Donald Trump

US elections: Trump’s sewer, Washington’s swamp


The election of Donald Trump to the presidency of the United States is above all an indication of the deep resentment of the American people towards the status quo and the US political establishment.

Trump is one of the most right wing, racist, sexist and demagogic people who have ever been elected president of the United States. But it wasn’t for those reasons that people voted for him. In his election campaign, Trump introduced himself as someone opposed to the existing system, its political elite and hardened politicians from both parties, the media, political lobbying, the ‘Washington’s swamp’ and ‘rigged’ elections. He was the only presidential candidate in American history with no background in government or the military. He entered the campaign as an ‘outsider’, opposed to the established system, parties and politicians. The vote for Trump was a no-vote for the existing system, the result of people’s widespread discontent with the ruling political parties and elite and the system of governance in the United States. This was the vote of a people who are unhappy with their situation, but who find no good option, and so go off track.

The election of Trump took many political observers and analysts, the media and even the Republican Party by surprise. But the Trump phenomenon and his success were not a bolt out of the blue. Trump, and the regression and fascism he represents, were the product of the political and economic crisis of the bourgeoisie in the USA and the West as a whole. Under such conditions, traditional and centre bourgeois parties lose influence, and the stage is set for the rise of ultra right parties and figures, on the one hand, and left parties and forces on the other. We see this in Europe now with political parties from both ends of the spectrum becoming active. The same forces took to the stage in the recent election in the USA. Bernie Sanders entered the race as the most left wing of the Democratic candidates, someone who challenged the might of Wall Street and the rule of the top 1%. He won huge popularity and support. However, the party officialdom with the help of the party’s internal mechanisms was able to stop him from being nominated. Thus a people who were looking for change were forced to choose between Clinton, a hardened politician and representative of the political establishment, on the one hand, and Trump, a critic of the existing situation from an ultra right perspective. People voted for change in the current system.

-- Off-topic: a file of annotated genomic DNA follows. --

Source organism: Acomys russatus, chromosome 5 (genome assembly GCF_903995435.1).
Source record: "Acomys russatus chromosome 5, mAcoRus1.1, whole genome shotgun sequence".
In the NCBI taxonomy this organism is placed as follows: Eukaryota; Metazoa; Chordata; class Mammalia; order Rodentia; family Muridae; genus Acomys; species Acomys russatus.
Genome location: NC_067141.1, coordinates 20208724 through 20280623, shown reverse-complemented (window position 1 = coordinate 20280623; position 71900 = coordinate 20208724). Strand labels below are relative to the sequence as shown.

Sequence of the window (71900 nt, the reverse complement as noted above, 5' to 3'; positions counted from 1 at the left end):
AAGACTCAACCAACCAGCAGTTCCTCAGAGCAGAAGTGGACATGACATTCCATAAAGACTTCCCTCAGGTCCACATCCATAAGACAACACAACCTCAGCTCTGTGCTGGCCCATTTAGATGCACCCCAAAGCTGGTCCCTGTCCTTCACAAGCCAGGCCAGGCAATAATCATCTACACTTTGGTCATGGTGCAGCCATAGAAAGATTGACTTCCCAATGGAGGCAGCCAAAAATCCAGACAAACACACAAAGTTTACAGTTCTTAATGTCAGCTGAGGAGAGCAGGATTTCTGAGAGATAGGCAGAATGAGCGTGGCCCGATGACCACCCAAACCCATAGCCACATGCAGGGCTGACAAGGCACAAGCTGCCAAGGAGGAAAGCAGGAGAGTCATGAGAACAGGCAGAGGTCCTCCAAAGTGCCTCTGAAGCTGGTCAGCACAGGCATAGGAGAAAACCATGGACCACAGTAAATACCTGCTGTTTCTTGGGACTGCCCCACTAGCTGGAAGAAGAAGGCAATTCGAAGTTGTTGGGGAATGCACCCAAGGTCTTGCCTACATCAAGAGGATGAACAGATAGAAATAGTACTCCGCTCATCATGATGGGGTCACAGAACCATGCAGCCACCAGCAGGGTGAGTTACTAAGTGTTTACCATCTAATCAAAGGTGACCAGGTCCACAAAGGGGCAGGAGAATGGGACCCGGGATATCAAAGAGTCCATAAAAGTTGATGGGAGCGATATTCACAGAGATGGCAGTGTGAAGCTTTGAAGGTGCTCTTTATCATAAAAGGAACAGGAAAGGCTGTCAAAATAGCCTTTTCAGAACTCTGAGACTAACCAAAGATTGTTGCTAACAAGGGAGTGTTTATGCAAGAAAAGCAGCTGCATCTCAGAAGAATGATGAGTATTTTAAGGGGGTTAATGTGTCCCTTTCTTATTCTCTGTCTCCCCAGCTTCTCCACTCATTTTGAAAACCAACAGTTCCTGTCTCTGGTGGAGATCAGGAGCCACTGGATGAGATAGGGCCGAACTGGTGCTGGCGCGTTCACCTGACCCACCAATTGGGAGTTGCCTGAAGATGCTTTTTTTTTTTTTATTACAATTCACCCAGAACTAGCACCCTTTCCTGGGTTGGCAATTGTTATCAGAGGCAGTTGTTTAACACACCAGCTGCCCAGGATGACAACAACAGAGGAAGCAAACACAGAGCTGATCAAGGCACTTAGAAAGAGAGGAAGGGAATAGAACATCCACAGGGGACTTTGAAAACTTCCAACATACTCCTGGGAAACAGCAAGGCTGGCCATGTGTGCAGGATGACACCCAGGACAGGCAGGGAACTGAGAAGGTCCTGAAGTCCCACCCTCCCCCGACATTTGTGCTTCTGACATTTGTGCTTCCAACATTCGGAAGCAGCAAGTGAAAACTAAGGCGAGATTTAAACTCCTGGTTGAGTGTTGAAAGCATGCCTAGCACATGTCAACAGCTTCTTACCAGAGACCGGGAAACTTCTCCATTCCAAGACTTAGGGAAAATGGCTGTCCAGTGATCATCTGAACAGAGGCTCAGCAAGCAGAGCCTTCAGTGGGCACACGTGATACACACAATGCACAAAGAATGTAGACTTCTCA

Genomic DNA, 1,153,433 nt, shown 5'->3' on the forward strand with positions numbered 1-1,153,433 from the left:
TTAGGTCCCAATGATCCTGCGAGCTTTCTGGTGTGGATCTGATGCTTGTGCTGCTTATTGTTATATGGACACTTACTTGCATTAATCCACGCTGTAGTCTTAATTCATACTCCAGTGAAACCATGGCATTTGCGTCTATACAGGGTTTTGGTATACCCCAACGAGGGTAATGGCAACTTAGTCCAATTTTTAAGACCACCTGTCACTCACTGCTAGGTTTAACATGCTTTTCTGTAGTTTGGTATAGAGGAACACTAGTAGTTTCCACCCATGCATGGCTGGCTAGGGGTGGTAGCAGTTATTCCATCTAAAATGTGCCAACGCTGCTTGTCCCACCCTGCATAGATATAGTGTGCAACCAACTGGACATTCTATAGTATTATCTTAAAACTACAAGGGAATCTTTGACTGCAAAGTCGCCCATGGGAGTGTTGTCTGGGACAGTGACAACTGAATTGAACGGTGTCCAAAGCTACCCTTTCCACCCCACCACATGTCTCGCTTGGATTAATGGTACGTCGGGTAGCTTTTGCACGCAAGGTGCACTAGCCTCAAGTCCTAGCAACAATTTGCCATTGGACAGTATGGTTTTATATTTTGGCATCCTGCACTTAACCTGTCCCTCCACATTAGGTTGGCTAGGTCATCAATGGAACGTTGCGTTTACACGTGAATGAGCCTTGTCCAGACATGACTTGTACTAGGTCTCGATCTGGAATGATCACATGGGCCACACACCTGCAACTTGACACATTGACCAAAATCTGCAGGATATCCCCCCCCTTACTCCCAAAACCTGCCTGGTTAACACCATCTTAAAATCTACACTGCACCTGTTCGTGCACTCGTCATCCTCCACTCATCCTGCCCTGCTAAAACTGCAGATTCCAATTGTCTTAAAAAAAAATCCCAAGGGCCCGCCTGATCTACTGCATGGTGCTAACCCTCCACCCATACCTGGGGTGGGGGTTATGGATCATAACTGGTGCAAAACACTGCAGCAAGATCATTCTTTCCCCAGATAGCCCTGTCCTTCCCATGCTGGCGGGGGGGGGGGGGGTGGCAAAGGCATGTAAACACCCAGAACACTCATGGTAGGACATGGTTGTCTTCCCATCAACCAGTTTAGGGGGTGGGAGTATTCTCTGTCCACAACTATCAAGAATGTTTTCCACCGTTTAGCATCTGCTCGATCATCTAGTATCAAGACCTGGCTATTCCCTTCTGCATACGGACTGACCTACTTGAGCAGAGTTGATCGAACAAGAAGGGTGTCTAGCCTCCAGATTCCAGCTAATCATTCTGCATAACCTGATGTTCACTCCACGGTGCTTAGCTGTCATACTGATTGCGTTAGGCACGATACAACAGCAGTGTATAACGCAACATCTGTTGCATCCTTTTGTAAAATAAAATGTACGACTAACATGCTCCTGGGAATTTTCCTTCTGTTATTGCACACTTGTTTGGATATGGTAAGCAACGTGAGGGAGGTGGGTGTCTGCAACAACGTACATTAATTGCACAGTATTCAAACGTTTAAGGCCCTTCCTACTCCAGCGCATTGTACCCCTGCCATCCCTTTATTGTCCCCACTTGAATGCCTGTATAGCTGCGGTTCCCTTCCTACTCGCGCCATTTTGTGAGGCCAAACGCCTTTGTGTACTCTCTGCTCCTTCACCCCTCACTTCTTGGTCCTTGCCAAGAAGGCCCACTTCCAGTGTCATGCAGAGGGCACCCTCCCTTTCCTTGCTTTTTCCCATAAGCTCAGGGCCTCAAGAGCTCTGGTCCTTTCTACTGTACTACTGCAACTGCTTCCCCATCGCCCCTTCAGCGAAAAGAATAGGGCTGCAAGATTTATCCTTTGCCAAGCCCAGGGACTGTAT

But the changes Trump plans to introduce are all reactionary and in the interest of the ruling 1% and his billionaire ilk. And if he is not confronted by a powerful challenge from the dispossessed majority, the workers, women and blacks, in one word, America’s 99%, will have very tough times ahead. The impact of the election of Trump worldwide will also be the rise of right wing and racist forces, in particular in Europe.

The election of Trump to president is a reflection of the height of rottenness of contemporary capitalism. This experience once again demonstrates that in the absence of radical socialist parties and movements, even the urge and enthusiasm for change can end up helping the most reactionary bourgeois forces. The experience also shows that the road to emancipation from the existing ruling system is not through elections. The US elections reaffirmed the fact that the current electoral systems have been so designed fundamentally that they cannot function in the interest of the people. As declared by the Occupy movement, freedom will not come from the ballot box. People’s solution is to build a left protest and social movement against the ruling1% for the goal of welfare, freedom and equality. Just the fact that someone like Bernie Sanders enters the presidential race in the name of socialism and gains massive influence and popularity is an indication that the conditions socially are ready for the building of a radical movement with a socialist critique and vision.

Over the past couple of years, in England, Greece and other European countries, we have been witnessing the rise of a left discourse, movement and social tendency. This movement can and must be developed and given organisational and party form so that it can challenge the political and economic rule of the bourgeoisie. In the absence of such a force and movement, the crisis-ridden bourgeoisie will push the world even further down the abyss. The American elections once again highlighted the fact that without the call of socialism, without the hope of socialism and without the ‘threat’ of socialism, the world will be nothing more than a sewer.

Worker-communist Party of Iran

Worker-communist Party of Iran

9 November 2016


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